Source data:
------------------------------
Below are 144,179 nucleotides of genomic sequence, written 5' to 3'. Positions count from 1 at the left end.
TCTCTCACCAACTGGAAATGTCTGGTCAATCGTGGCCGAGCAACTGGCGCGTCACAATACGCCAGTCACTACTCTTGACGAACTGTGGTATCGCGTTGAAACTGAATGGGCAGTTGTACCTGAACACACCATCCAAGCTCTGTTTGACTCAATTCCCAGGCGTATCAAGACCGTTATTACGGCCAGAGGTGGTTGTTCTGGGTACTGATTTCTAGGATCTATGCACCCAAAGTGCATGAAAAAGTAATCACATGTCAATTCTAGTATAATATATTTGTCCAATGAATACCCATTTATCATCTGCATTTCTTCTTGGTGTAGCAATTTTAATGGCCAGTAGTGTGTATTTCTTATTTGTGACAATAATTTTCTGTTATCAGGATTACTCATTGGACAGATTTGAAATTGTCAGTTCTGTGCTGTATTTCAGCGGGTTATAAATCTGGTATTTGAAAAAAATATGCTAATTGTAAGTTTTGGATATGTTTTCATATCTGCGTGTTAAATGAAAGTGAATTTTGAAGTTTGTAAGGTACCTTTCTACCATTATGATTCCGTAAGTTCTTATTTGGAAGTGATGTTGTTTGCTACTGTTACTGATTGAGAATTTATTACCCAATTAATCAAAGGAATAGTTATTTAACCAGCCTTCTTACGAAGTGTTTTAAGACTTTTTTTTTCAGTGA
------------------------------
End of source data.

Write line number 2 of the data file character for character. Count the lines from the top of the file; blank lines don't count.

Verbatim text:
TCTCTCACCAACTGGAAATGTCTGGTCAATCGTGGCCGAGCAACTGGCGCGTCACAATACGCCAGTCACTACTCTTGACGAACTGTGGTATCGCGTTGAAACTGAATGGGCAGTTGTACCTGAACACACCATCCAAGCTCTGTTTGACTCAATTCCCAGGCGTATCAAGACCGTTATTACGGCCAGAGGTGGTTGTTCTGGGTACTGATTTCTAGGATCTATGCACCCAAAGTGCATGAAAAAGTAATCACATGTCAATTCTAGTATAATATATTTGTCCAATGAATACCCATTTATCATCTGCATTTCTTCTTGGTGTAGCAATTTTAATGGCCAGTAGTGTGTATTTCTTATTTGTGACAATAATTTTCTGTTATCAGGATTACTCATTGGACAGATTTGAAATTGTCAGTTCTGTGCTGTATTTCAGCGGGTTATAAATCTGGTATTTGAAAAAAATATGCTAATTGTAAGTTTTGGATATGTTTTCATATCTGCGTGTTAAATGAAAGTGAATTTTGAAGTTTGTAAGGTACCTTTCTACCATTATGATTCCGTAAGTTCTTATTTGGAAGTGATGTTGTTTGCTACTGTTACTGATTGAGAATTTATTACCCAATTAATCAAAGGAATAGTTATTTAACCAGCCTTCTTACGAAGTGTTTTAAGACTTTTTTTTTCAGTGA